Do male orangutans play a hawk-dove game?

Kei Ichi Tainaka, Jin Yoshimura, Michael L Rosenzweig

Research output: Contribution to journalArticle

7 Citations (Scopus)

Abstract

Background: (1) The hawk-dove game has been invoked to explain animal fighting. (2) Orangutans (Pongo pygmaeus) have two forms of reproductively competent males: (a) The matured adult male (MA) has wide cheek pads and a well-developed throat sac used for emitting loud cries. The average weight of matured adult males is more than twice that of adult females, (b) The arrested adult male (AA), although it is old enough to be a matured adult male, remains comparable in size to an adult female and lacks the wide cheeks and throat sacs of matured adult males. Matured adult males are behaviourally dominant, whereas arrested adult males are sneakers and forcibly copulate with females. When the population density of matured adult males is low, sub-adult males develop to matured adults by the age of 5-7 years. When the density of matured adults is high, males become arrested adults. Question: Might game-theoretic models similar to the hawk-dove game explain male dimorphism in orangutans? Models: (1) A modified density-independent hawk-dove game. In each, MA is the hawk and AA is the dove. The value of winning (pay-off) for an MA is larger than that for an AA. But only MAs pay a combat cost. (2) A density-dependent hawk-dove game similar to the first but with pay-offs that decline as population size grows. Results: Density-independent: If an MA's combat cost is smaller than its payoff when it wins, then AA males always have less fitness than MAs. There should be no dimorphism. But if an MA's combat cost exceeds its pay-off when it wins, a stable mixed ESS proportion (less than 100%) of males should contain AAs (doves). In the density-dependent model, AAs are part of the ESS even in some circumstances in which the cost is smaller than the pay-off to MA. As population size increases, we see an increase in the breadth of mathematical conditions supporting a stable mixed evolutionarily stable strategy (ESS).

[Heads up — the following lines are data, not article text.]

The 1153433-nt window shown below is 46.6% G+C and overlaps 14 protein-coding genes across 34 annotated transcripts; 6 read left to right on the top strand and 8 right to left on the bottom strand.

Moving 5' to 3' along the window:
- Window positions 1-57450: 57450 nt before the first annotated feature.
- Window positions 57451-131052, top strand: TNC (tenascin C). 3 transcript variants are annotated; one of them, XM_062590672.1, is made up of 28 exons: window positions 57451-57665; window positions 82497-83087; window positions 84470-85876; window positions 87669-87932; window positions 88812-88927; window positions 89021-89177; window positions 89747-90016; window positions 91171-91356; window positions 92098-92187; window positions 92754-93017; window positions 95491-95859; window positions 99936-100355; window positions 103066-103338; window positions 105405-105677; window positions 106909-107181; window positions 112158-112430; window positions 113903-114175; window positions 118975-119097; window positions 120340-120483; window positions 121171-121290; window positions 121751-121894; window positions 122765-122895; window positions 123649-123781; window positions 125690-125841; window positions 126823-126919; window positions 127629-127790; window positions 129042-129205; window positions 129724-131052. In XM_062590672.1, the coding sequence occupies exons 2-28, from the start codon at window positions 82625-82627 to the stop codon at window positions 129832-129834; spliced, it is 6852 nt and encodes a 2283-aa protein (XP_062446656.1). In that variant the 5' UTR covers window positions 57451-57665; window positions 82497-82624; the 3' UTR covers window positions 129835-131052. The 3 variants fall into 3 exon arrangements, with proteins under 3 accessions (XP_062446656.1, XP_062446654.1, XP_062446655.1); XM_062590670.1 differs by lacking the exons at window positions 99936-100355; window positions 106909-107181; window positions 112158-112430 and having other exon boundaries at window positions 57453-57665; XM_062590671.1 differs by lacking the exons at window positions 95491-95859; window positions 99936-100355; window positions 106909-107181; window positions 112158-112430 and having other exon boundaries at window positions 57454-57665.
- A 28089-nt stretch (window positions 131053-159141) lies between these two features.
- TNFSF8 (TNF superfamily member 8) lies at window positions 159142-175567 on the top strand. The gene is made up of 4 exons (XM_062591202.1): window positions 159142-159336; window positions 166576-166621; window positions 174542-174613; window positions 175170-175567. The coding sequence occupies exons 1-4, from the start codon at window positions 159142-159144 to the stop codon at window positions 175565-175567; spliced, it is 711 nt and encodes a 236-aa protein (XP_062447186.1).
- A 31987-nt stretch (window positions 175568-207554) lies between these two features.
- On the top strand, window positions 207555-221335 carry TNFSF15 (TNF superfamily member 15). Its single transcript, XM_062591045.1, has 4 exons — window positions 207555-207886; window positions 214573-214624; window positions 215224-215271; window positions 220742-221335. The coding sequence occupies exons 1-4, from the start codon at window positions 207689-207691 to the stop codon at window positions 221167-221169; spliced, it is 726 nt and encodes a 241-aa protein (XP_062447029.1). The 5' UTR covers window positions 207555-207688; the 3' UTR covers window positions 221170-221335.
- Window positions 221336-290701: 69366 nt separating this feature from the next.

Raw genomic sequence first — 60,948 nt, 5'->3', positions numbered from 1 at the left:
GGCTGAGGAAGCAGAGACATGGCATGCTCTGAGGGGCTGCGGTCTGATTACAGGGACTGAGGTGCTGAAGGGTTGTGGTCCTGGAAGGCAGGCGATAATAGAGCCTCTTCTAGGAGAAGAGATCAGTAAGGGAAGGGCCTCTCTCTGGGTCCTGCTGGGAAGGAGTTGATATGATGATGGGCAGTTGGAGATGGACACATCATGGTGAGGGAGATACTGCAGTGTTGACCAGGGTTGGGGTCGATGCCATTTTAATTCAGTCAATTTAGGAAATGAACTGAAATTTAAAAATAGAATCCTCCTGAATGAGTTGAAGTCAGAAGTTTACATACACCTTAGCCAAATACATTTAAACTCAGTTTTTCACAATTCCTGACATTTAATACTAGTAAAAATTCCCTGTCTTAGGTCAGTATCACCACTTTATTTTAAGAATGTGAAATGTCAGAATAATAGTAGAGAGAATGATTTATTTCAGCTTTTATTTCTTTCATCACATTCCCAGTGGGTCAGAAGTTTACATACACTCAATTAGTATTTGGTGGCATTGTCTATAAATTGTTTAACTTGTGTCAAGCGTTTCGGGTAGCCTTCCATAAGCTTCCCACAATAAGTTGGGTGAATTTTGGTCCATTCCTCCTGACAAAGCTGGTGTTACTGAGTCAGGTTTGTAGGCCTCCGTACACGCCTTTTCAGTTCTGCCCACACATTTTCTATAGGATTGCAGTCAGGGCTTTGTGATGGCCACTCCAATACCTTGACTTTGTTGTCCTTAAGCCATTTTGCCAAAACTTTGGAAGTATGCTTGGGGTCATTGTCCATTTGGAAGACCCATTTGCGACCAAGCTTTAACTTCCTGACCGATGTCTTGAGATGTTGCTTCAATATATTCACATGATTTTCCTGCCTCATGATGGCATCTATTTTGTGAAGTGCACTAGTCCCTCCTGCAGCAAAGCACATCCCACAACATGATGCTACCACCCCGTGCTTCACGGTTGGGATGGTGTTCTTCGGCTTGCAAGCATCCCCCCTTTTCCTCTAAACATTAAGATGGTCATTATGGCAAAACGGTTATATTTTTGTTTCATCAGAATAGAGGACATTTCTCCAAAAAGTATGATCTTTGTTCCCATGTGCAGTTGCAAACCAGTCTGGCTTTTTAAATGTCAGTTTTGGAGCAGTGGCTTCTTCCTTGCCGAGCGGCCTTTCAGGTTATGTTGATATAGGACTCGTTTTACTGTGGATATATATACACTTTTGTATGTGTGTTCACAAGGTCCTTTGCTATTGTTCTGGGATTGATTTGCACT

Original languageEnglish (US)
Pages (from-to)1043-1049
Number of pages7
JournalEvolutionary Ecology Research
Volume9
Issue number6
StatePublished - Oct 2007

Fingerprint

Hawks
Pongo
Pongo pygmaeus
doves
hawks
evolutionarily stable strategy
Population Density
Costs and Cost Analysis
throat
Cheek
dimorphism
Pharynx
cost
population size

Keywords

  • Alternative mating tactics
  • Arrested adults
  • Density effect
  • Hawk-dove game
  • Male dimorphism
  • Orangutan
  • Pongo pygmaeus

ASJC Scopus subject areas

  • Ecology
  • Ecology, Evolution, Behavior and Systematics
  • Genetics
  • Genetics(clinical)

Cite this

Do male orangutans play a hawk-dove game? / Tainaka, Kei Ichi; Yoshimura, Jin; Rosenzweig, Michael L.

In: Evolutionary Ecology Research, Vol. 9, No. 6, 10.2007, p. 1043-1049.

Research output: Contribution to journalArticle

Tainaka, KI, Yoshimura, J & Rosenzweig, ML 2007, 'Do male orangutans play a hawk-dove game?', Evolutionary Ecology Research, vol. 9, no. 6, pp. 1043-1049.
Tainaka, Kei Ichi ; Yoshimura, Jin ; Rosenzweig, Michael L. / Do male orangutans play a hawk-dove game?. In: Evolutionary Ecology Research. 2007 ; Vol. 9, No. 6. pp. 1043-1049.
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